MC: Does Cleveland Clinic publish or is there a comprehensive guide available for this diet?

William_Welches,_DO,_PhD: Both the Department of Pain Management and the Department of Integrative Medicine have diet plans with guides (nearly identical). You can make an appointment, but tell the operator what you want.

ccligal: Can you suggest alternative to NSAIDs? I tried Tylenol but nothing works as well as Advil Gel Caps for arthritis or osteoarthritis. I can't take NSAIDs due to proteinuria. Please provide a link to the anti-inflammatory diet. I've never heard of it until now.

William_Welches,_DO,_PhD: I don't recommend substitutes for NSAIDs or Tylenol. There is no medication that is safe and totally without side effects. Before considering medication, consider diet, exercise/walking and stress management. Alternative therapies for pain include osteopathic manipulation therapy, acupuncture, meditation, Reiki and many more. Using "anti-inflammatory diet" on a search program you will get a ton of information; much of it good. The Integrative Medicine Department and The Pain Management Department at Cleveland Clinic both have anti-inflammatory diet programs (nearly identical), and you can make an appointment for these.

llong: Where do you find the instructions for an anti-inflammatory diet?

Carla_Vanpelt,_PCC: www.drweil.com.

attagirl!: Can you please tell me where to find the diet? Thanks.

Carla_Vanpelt,_PCC: You can Google "anti-inflammatory diet" or you can go to www.drweil.com.

dayglowst: Is Dr. Weil's anti-inflammatory diet book a good reference?

Carla_Vanpelt,_PCC: I have not checked out his book, so I really cannot say. I would suggest that you stick with one book, be it Dr. Weil's or another as you begin the program. As you learn, you can probably incorporate other information from other references.

llong: We do not live close to your facility so making an appointment to get the diet plan with guides as you suggested is not practical. How else can we get it (not Dr. Weil site).

William_Welches,_DO,_PhD: The internet is the answer to all questions. I have no favorite sites, but you will get a great deal of information. Remember that there is no single best diet. You can be more liberal if you are at your ideal weight, athletically active and your blood values for glucose, cholesterol and others are normal. If you have a lot of chronic disease and are in chronic pain with morbid obesity, you need to get serious.


Closing

Moderator: That is all the time we have for questions today. Thank you, Dr. Welches and Ms. Vanpelt, for taking time to discuss the anti-inflammatory diet and chronic pain.

On behalf of Cleveland Clinic, we want to thank you for attending our online health chat. We hope you found it to be helpful and informative. If you would like to learn more about the benefits of choosing Cleveland Clinic for your health concerns, please visit us online at http://my.clevelandclinic.org.

William_Welches,_DO,_PhD: I have had a good time chatting with all of you. Take a look at the anti-inflammatory diet and see if you can't begin to practice, if not all, a substantial part of it. Remember to exercise/walk and develop a plan to handle your stress. If you have a serious problem with pain, find a good holistic program.

Carla_Vanpelt,_PCC: I hope this was helpful. I enjoyed all the questions and am sorry we could not get to them all. There is a lot of information on the internet regarding the anti-inflammatory diet. Check it out!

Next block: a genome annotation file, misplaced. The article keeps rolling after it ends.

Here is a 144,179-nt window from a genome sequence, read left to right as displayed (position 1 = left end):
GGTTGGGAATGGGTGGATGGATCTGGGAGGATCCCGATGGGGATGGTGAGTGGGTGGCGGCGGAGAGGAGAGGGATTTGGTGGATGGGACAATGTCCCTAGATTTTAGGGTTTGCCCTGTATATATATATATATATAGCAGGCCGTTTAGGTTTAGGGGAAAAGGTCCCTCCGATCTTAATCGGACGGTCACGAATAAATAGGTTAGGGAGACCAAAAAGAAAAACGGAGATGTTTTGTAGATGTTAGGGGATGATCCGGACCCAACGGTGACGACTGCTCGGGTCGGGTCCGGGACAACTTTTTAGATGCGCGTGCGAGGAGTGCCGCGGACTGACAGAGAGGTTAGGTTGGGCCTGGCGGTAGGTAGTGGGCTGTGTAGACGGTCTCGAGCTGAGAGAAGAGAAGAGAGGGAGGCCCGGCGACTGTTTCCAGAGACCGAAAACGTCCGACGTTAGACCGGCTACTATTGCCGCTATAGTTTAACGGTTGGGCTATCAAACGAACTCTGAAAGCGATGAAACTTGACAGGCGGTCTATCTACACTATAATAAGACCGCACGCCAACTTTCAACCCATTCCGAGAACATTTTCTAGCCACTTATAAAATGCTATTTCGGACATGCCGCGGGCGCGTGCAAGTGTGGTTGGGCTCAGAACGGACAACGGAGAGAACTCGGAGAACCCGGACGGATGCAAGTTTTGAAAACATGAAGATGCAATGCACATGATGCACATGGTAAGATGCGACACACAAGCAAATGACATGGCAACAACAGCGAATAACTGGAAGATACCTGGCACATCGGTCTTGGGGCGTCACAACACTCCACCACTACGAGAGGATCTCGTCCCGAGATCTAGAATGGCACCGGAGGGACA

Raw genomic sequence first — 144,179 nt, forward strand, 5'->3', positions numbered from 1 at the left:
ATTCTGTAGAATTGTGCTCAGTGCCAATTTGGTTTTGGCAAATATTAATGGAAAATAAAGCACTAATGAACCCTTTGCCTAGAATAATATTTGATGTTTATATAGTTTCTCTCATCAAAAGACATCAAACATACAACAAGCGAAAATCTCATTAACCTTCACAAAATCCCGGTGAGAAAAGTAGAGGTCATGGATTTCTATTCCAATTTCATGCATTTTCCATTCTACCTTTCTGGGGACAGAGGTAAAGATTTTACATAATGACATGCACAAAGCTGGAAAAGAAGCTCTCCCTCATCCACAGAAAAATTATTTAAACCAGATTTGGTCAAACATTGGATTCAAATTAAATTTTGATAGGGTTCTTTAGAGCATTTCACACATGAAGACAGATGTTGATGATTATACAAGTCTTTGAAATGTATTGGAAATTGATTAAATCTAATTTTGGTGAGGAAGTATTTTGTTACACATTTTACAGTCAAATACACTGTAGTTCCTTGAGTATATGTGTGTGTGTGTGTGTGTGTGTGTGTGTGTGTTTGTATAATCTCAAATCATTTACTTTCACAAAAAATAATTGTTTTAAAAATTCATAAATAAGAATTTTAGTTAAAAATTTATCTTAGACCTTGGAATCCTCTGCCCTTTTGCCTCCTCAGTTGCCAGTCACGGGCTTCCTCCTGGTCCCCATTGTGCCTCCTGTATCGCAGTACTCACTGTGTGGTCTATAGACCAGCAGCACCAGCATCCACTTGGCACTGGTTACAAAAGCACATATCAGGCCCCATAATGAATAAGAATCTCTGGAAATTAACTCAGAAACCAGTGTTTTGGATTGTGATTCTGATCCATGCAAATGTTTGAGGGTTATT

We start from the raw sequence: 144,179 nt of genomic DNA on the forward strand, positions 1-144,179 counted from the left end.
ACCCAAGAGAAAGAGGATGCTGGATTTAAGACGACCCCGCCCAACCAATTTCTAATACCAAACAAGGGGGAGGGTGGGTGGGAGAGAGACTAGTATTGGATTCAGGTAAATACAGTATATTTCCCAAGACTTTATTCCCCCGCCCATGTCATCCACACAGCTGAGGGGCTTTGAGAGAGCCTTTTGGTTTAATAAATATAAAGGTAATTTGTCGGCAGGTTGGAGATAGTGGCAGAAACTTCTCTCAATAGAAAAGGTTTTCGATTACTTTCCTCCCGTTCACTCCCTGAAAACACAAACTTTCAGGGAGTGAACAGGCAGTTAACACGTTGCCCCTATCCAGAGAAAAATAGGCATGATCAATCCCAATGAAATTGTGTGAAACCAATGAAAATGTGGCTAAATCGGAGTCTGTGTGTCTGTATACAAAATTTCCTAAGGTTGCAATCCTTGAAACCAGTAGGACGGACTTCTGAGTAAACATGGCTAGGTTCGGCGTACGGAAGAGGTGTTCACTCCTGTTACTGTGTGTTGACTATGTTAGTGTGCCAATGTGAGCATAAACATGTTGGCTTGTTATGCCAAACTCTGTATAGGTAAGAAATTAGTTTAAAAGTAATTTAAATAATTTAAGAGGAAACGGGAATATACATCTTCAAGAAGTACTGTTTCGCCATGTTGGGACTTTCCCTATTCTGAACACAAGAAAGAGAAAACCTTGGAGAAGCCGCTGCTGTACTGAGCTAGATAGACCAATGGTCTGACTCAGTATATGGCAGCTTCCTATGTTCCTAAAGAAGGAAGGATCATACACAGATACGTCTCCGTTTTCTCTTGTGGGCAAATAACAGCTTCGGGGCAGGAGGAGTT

For Appointments

To make an appointment with Dr. Welches or another pain management specialist, call 216.444.PAIN or visit clevelandclinic.org/painmanagement to request an appointment online.

For More Information

Cleveland Clinic Health Information

Learn more about chronic pain and diet.

For additional information about clinical trials: clinicaltrials.gov (must use Chrome or Firefox as browser to link).

Managing Your Health

MyChart® is a secure, online health management tool that connects Cleveland Clinic patients with their personalized health information. All you need is access to a computer. For more information about MyChart®, call toll-free at 866.915.3383 or send an email to: mychartsupport@ccf.org.

An online second opinion from a Cleveland Clinic specialist is available as a service for patients who have received a diagnosis and are unable to travel to Cleveland, OH. For more information, please visit my.clevelandclinic.org/online-services/myconsult.


Contact Information

For general information, you may visit our Appointments and Questions page to schedule appointments, ask questions, view frequently asked questions and access important phone numbers.

If you need health information, call the Center for Consumer Health Information at 216.444.3771 or toll-free at 800.223.2272, ext. 43771, to speak with a Health Educator. You may also email healthl@ccf.org to correspond by email.

And finally, to suggest topics, ask questions or make comments about upcoming web chat topics, please email healthchats@ccf.org.

This information is provided by Cleveland Clinic as a convenience service only and is not intended to replace the medical advice of your doctor or health care provider. Please consult your health care provider for advice about a specific medical condition. Please remember that this information, in the absence of a visit with a health care professional, must be considered as an educational service only and is not designed to replace a physician’s independent judgment about the appropriateness or risks of a procedure for a given patient. The views and opinions expressed by an individual in this forum are not necessarily the views of the Cleveland Clinic institution or other Cleveland Clinic physicians. ©Copyright 1995-2015. The Cleveland Clinic Foundation. All rights reserved.